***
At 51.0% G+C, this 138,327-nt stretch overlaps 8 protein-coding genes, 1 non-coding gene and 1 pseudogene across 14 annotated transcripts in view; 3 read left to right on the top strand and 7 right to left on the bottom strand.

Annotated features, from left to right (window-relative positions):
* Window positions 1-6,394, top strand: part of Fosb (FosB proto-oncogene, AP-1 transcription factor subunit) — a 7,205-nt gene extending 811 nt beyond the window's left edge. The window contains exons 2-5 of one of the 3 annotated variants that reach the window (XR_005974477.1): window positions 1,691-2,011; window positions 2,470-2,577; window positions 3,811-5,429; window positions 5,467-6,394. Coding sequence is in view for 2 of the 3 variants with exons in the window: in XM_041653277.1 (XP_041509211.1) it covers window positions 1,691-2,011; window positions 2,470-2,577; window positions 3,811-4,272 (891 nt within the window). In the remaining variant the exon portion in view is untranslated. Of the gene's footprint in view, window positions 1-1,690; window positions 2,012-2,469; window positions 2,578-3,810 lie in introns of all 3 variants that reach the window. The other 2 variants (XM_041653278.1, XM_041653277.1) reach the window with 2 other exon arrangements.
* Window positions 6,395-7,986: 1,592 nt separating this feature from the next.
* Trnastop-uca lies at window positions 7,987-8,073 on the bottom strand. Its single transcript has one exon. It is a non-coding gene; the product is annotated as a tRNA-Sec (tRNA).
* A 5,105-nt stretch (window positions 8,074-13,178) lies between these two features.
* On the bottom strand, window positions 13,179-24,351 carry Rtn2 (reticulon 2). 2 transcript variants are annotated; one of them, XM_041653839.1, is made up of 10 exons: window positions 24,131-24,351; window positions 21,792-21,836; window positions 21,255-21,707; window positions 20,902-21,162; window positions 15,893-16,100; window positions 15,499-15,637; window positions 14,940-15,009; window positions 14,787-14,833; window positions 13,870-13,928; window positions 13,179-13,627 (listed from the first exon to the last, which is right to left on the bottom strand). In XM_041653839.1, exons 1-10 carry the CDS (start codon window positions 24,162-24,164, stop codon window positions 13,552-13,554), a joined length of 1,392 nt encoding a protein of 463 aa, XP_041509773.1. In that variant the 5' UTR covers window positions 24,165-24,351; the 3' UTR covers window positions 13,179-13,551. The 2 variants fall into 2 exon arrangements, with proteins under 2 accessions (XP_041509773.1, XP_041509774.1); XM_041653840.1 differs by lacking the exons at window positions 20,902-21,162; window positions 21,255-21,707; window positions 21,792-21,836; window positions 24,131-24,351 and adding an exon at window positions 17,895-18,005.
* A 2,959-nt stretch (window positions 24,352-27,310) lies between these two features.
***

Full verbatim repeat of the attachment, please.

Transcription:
At 51.0% G+C, this 138,327-nt stretch overlaps 8 protein-coding genes, 1 non-coding gene and 1 pseudogene across 14 annotated transcripts in view; 3 read left to right on the top strand and 7 right to left on the bottom strand.

Annotated features, from left to right (window-relative positions):
* Window positions 1-6,394, top strand: part of Fosb (FosB proto-oncogene, AP-1 transcription factor subunit) — a 7,205-nt gene extending 811 nt beyond the window's left edge. The window contains exons 2-5 of one of the 3 annotated variants that reach the window (XR_005974477.1): window positions 1,691-2,011; window positions 2,470-2,577; window positions 3,811-5,429; window positions 5,467-6,394. Coding sequence is in view for 2 of the 3 variants with exons in the window: in XM_041653277.1 (XP_041509211.1) it covers window positions 1,691-2,011; window positions 2,470-2,577; window positions 3,811-4,272 (891 nt within the window). In the remaining variant the exon portion in view is untranslated. Of the gene's footprint in view, window positions 1-1,690; window positions 2,012-2,469; window positions 2,578-3,810 lie in introns of all 3 variants that reach the window. The other 2 variants (XM_041653278.1, XM_041653277.1) reach the window with 2 other exon arrangements.
* Window positions 6,395-7,986: 1,592 nt separating this feature from the next.
* Trnastop-uca lies at window positions 7,987-8,073 on the bottom strand. Its single transcript has one exon. It is a non-coding gene; the product is annotated as a tRNA-Sec (tRNA).
* A 5,105-nt stretch (window positions 8,074-13,178) lies between these two features.
* On the bottom strand, window positions 13,179-24,351 carry Rtn2 (reticulon 2). 2 transcript variants are annotated; one of them, XM_041653839.1, is made up of 10 exons: window positions 24,131-24,351; window positions 21,792-21,836; window positions 21,255-21,707; window positions 20,902-21,162; window positions 15,893-16,100; window positions 15,499-15,637; window positions 14,940-15,009; window positions 14,787-14,833; window positions 13,870-13,928; window positions 13,179-13,627 (listed from the first exon to the last, which is right to left on the bottom strand). In XM_041653839.1, exons 1-10 carry the CDS (start codon window positions 24,162-24,164, stop codon window positions 13,552-13,554), a joined length of 1,392 nt encoding a protein of 463 aa, XP_041509773.1. In that variant the 5' UTR covers window positions 24,165-24,351; the 3' UTR covers window positions 13,179-13,551. The 2 variants fall into 2 exon arrangements, with proteins under 2 accessions (XP_041509773.1, XP_041509774.1); XM_041653840.1 differs by lacking the exons at window positions 20,902-21,162; window positions 21,255-21,707; window positions 21,792-21,836; window positions 24,131-24,351 and adding an exon at window positions 17,895-18,005.
* A 2,959-nt stretch (window positions 24,352-27,310) lies between these two features.